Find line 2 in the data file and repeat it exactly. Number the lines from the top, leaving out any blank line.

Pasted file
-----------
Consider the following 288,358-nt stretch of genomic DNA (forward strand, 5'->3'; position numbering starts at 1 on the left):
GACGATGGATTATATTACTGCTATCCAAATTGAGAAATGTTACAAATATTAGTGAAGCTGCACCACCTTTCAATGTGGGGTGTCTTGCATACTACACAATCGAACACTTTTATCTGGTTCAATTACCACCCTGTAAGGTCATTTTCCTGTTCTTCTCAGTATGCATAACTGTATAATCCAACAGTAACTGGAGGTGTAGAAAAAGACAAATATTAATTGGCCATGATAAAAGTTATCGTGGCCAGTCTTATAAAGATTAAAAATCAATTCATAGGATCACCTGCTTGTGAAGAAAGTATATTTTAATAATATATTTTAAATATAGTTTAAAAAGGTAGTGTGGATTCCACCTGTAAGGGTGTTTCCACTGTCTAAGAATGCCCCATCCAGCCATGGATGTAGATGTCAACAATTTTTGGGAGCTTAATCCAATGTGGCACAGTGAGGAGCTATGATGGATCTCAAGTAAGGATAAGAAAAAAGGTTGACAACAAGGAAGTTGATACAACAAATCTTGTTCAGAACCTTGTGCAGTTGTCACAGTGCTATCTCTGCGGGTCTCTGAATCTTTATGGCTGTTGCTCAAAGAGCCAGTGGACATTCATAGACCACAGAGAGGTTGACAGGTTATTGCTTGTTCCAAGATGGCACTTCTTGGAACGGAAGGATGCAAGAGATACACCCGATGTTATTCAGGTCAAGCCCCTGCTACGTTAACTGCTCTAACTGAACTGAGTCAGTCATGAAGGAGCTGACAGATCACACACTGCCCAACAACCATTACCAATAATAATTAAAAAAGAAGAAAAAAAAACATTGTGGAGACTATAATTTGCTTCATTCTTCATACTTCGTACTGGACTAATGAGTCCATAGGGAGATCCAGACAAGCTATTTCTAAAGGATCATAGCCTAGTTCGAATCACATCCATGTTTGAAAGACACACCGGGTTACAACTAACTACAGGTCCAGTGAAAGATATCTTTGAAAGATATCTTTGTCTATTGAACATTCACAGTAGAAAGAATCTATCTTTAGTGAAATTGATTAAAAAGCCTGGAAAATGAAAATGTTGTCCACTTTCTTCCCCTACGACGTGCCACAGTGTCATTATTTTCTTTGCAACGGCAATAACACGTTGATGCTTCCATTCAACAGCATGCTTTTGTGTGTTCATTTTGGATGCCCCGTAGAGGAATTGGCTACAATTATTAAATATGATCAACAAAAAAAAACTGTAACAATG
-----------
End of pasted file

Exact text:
GACGATGGATTATATTACTGCTATCCAAATTGAGAAATGTTACAAATATTAGTGAAGCTGCACCACCTTTCAATGTGGGGTGTCTTGCATACTACACAATCGAACACTTTTATCTGGTTCAATTACCACCCTGTAAGGTCATTTTCCTGTTCTTCTCAGTATGCATAACTGTATAATCCAACAGTAACTGGAGGTGTAGAAAAAGACAAATATTAATTGGCCATGATAAAAGTTATCGTGGCCAGTCTTATAAAGATTAAAAATCAATTCATAGGATCACCTGCTTGTGAAGAAAGTATATTTTAATAATATATTTTAAATATAGTTTAAAAAGGTAGTGTGGATTCCACCTGTAAGGGTGTTTCCACTGTCTAAGAATGCCCCATCCAGCCATGGATGTAGATGTCAACAATTTTTGGGAGCTTAATCCAATGTGGCACAGTGAGGAGCTATGATGGATCTCAAGTAAGGATAAGAAAAAAGGTTGACAACAAGGAAGTTGATACAACAAATCTTGTTCAGAACCTTGTGCAGTTGTCACAGTGCTATCTCTGCGGGTCTCTGAATCTTTATGGCTGTTGCTCAAAGAGCCAGTGGACATTCATAGACCACAGAGAGGTTGACAGGTTATTGCTTGTTCCAAGATGGCACTTCTTGGAACGGAAGGATGCAAGAGATACACCCGATGTTATTCAGGTCAAGCCCCTGCTACGTTAACTGCTCTAACTGAACTGAGTCAGTCATGAAGGAGCTGACAGATCACACACTGCCCAACAACCATTACCAATAATAATTAAAAAAGAAGAAAAAAAAACATTGTGGAGACTATAATTTGCTTCATTCTTCATACTTCGTACTGGACTAATGAGTCCATAGGGAGATCCAGACAAGCTATTTCTAAAGGATCATAGCCTAGTTCGAATCACATCCATGTTTGAAAGACACACCGGGTTACAACTAACTACAGGTCCAGTGAAAGATATCTTTGAAAGATATCTTTGTCTATTGAACATTCACAGTAGAAAGAATCTATCTTTAGTGAAATTGATTAAAAAGCCTGGAAAATGAAAATGTTGTCCACTTTCTTCCCCTACGACGTGCCACAGTGTCATTATTTTCTTTGCAACGGCAATAACACGTTGATGCTTCCATTCAACAGCATGCTTTTGTGTGTTCATTTTGGATGCCCCGTAGAGGAATTGGCTACAATTATTAAATATGATCAACAAAAAAAAACTGTAACAATG